The olive ridley sea turtle (Lepidochelys olivacea), also known as the Pacific ridley sea turtle, are the second smallest and most abundant of all sea turtles found in the world; this species of sea turtle is found in warm and tropical waters, primarily in the Pacific and Indian Oceans. They can also be found in the warm waters of the Atlantic Ocean
In the Indian Ocean, the majority of olive ridleys nest in two or three large groups near Gahirmatha in Odisha. The coast of Odisha in India is the largest mass nesting site for the olive ridley, followed by the coasts of Mexico and Costa Rica
Antares rocket & Cygnus cargo are related with
- Experimentations of speed of satellites
- Experimentations of clearing space debris
- Experimentations of impact on health of astronauts
- Antares Rocket Launches Cygnus Cargo Ship on Marathon Mission for NASA • It's carrying 40 live mice!
124th Constitutional Amendment bill/103rd (Amendment) Act
- The proposed amendment Bill will define Economically Weaker Section (EWS) as one having:
- Annual household income below Rs 8 lakh.
- Agriculture land below 5 acres.
- Residential house below 1000 sqft.
- Residential plot below 100 yards in notified municipality.
- Residential plot below 200 yards in non-notified municipality area.
- It will need an amendment of Articles 15 (prohibition of discrimination on grounds of religion, race, caste, sex or place of birth) and 16 (equality of opportunity in matters of public employment) of the Constitution.
- The amendment will have to be ratified in both Lok Sabha and Rajya Sabha, by at least two thirds of members present and voting, and by the legislatures of not less than half the states.
- Article 46 in The Constitution Of India 1949 Promotion of educational and economic interests of Scheduled Castes, Scheduled Tribes and other weaker sections The State shall promote with special care the educational and economic interests of the weaker sections of the people, and, in particular, of the Scheduled Castes and the Scheduled Tribes, and shall protect them from social injustice and all forms of exploitation
- It provides reservation of jobs in central government jobs as well as government educational institutions. It is also applicable on admissions to private higher educational institutions
- Article 15(4) allows State to make special provision for the advancement of any socially and educationally backward classes of citizens or for SCs and STs
- In the Indira Sawhney case (1992), the Supreme Court held that the reservation policy cannot be extended to promotions.
- However, 77th Constitutional Amendment (CA), inserted Clause 4A in Article 16 and restored provision of reservations in promotions.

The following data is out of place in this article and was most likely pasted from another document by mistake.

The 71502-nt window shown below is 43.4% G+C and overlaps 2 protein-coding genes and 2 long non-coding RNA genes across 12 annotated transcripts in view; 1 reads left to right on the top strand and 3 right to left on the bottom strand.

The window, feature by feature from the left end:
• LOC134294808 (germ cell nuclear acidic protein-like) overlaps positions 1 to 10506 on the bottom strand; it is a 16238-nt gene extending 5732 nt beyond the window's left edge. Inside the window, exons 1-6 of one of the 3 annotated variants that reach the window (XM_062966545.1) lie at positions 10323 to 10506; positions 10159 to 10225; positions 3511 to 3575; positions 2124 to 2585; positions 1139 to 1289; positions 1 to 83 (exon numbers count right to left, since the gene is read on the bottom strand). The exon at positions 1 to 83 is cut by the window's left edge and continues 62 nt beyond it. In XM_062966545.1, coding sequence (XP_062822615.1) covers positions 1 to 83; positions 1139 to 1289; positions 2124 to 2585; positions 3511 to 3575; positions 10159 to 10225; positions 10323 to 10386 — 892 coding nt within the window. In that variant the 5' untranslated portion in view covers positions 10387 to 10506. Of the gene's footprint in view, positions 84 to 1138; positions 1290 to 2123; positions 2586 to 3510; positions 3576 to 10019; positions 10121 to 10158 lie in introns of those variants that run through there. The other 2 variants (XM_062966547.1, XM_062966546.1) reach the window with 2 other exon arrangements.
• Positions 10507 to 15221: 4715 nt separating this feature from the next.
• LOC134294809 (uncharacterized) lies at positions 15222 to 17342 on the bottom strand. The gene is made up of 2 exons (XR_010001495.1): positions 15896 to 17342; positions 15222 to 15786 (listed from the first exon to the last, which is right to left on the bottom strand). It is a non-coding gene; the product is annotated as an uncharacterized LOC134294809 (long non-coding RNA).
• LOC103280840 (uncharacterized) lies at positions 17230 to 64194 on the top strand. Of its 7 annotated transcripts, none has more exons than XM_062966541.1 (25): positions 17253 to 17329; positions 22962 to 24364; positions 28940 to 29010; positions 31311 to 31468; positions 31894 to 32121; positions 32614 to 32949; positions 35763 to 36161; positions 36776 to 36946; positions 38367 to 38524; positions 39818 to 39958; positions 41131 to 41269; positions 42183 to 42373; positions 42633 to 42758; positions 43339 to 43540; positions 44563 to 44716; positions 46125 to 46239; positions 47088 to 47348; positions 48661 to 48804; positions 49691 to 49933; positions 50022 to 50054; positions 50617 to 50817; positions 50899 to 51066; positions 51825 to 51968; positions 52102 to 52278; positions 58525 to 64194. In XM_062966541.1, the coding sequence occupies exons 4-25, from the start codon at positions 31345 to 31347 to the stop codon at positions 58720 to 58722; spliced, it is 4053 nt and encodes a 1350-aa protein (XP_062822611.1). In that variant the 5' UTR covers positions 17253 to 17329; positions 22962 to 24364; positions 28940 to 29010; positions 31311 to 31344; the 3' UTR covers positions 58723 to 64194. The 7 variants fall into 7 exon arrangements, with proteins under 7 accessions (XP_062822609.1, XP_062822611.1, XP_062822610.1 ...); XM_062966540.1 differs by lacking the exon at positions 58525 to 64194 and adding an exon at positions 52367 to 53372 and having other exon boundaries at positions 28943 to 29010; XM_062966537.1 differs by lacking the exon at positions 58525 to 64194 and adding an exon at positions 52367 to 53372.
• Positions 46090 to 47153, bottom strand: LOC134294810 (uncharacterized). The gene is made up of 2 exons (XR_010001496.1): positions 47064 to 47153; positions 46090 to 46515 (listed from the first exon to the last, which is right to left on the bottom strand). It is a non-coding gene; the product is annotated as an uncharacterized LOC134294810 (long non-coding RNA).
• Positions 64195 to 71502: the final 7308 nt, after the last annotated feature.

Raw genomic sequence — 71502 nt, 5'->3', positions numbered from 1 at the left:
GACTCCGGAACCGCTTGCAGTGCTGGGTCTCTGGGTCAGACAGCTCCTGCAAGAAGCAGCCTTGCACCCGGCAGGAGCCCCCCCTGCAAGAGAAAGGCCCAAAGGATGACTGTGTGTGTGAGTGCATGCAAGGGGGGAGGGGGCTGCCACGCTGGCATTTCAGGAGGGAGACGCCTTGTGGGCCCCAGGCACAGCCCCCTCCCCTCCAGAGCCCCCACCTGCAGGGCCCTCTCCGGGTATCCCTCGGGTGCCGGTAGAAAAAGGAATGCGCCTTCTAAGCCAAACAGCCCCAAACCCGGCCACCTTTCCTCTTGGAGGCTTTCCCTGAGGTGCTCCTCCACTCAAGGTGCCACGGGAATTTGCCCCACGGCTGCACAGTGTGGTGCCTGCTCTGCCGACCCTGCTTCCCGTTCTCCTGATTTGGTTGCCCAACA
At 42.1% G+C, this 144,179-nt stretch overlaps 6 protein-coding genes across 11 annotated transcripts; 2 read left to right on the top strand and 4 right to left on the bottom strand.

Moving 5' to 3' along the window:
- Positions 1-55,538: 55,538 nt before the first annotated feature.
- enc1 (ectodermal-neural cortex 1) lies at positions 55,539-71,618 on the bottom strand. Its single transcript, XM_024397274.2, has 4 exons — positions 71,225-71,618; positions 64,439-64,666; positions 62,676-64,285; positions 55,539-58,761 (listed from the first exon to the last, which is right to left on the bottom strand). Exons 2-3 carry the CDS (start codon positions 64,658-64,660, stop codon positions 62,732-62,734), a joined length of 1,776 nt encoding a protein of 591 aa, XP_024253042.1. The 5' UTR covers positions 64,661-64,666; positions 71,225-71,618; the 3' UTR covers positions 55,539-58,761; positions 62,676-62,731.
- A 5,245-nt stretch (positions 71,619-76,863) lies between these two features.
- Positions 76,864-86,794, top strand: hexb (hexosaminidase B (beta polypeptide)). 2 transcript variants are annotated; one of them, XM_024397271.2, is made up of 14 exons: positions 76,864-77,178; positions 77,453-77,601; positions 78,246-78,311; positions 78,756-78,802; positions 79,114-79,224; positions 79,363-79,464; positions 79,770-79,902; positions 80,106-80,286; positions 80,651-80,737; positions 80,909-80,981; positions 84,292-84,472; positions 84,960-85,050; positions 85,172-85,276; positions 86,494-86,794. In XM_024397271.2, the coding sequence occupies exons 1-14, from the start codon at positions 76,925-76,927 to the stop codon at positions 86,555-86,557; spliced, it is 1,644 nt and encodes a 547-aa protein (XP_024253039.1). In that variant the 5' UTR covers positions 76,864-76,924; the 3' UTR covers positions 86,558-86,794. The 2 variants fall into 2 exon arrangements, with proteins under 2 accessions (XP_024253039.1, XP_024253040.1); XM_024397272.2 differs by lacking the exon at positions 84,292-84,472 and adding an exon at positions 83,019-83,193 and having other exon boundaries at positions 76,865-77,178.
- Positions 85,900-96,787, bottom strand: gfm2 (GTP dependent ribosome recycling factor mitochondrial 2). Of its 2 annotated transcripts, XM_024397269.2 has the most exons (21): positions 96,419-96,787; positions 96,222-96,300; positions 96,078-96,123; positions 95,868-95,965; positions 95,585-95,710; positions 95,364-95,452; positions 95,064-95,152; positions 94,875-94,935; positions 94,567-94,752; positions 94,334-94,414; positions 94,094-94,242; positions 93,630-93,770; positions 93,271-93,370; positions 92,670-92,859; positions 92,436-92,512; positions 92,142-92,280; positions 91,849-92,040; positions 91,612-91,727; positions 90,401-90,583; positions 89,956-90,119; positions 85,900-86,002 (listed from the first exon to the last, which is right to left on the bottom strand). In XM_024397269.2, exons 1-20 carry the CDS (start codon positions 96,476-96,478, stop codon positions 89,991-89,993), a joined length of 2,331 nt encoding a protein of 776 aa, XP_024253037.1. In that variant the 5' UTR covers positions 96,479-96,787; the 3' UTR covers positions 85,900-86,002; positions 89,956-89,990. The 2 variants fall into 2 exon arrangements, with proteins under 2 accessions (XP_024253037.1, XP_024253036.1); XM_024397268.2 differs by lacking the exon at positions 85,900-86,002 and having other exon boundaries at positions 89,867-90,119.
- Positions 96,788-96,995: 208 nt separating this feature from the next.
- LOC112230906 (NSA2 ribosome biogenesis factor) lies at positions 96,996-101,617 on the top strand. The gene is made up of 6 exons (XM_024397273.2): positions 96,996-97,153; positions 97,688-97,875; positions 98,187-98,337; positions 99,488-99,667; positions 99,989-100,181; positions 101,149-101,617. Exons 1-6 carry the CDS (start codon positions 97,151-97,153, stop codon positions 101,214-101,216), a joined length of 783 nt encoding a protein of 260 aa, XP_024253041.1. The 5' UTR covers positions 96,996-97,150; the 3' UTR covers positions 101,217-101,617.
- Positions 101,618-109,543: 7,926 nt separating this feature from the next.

- The court in 1990s restored their seniority once promoted at par with the SC/ST candidates who got quick promotions ahead of their batch mates.
- However, 85th Constitutional Amend. Act, 2001 gave back “consequential seniority” to SC/ST promotees.
- Article 15 in The Constitution Of India 1949 15. Prohibition of discrimination on grounds of religion, race, caste, sex or place of birth
(1) The State shall not discriminate against any citizen on grounds only of religion, race, caste, sex, place of birth or any of them
(2) No citizen shall, on grounds only of religion, race, caste, sex, place of birth or any of them, be subject to any disability, liability, restriction or condition with regard to
(a) access to shops, public restaurants, hotels and palaces of public entertainment; or
(b) the use of wells, tanks, bathing ghats, roads and places of public resort maintained wholly or partly out of State funds or dedicated to the use of the general public
(3) Nothing in this article shall prevent the State from making any special provision for women and children
(4) Nothing in this article or in clause
( 2 ) of Article 29 shall prevent the State from making any special provision for the advancement of any socially and educationally backward classes of citizens or for the Scheduled Castes and the Scheduled Tribes
- Article 15 (6) is added to provide reservations to economically weaker sections for admission to educational institutions including private educational institutions, whether aided or unaided by the State, other than the minority educational institutions referred to in clause (1) of Article 30.
- The amendment aims to provide reservation to those who do not fall in 15 (5) and 15(4) (effectively, SCs, STs and OBCs).
- Article 16 (6) is added to provide reservations to people from economically weaker sections in government posts.
- An explanation states that "economic weakness" shall be decided on the basis of "family income" and other "indicators of economic disadvantage."
- These stipulations first arose in M.R Balaji v. State of Mysore1 when court stated that reservation above 50% would imply dominance over section 16(1). The government notification providing 10% reservation to weaker economic sections of society was struck down in Indra Sawhney v. UOI2 . â–ª it has become an established principle that reservation shall have a cap of 50%
- however, the existing articles 15(4), 15(5) and 16(4) do not mention that reservation shall be 50% explicitly, by way of legislation.
- The Indian Ocean Rim Association is a 22-member organization consisting of countries bordering the Indian Ocean.
- India and Pakistan proposed the concept of IORA
- South Africa is the permanent chair of IORA
(A) 1 & 2
(B) 2 & 3
- The Indian Ocean Rim Association (IORA), formerly known as the Indian Ocean Rim Initiative and Indian Ocean Rim Association for Regional Cooperation (IOR-ARC), is an international organisation consisting of coastal states bordering the Indian Ocean.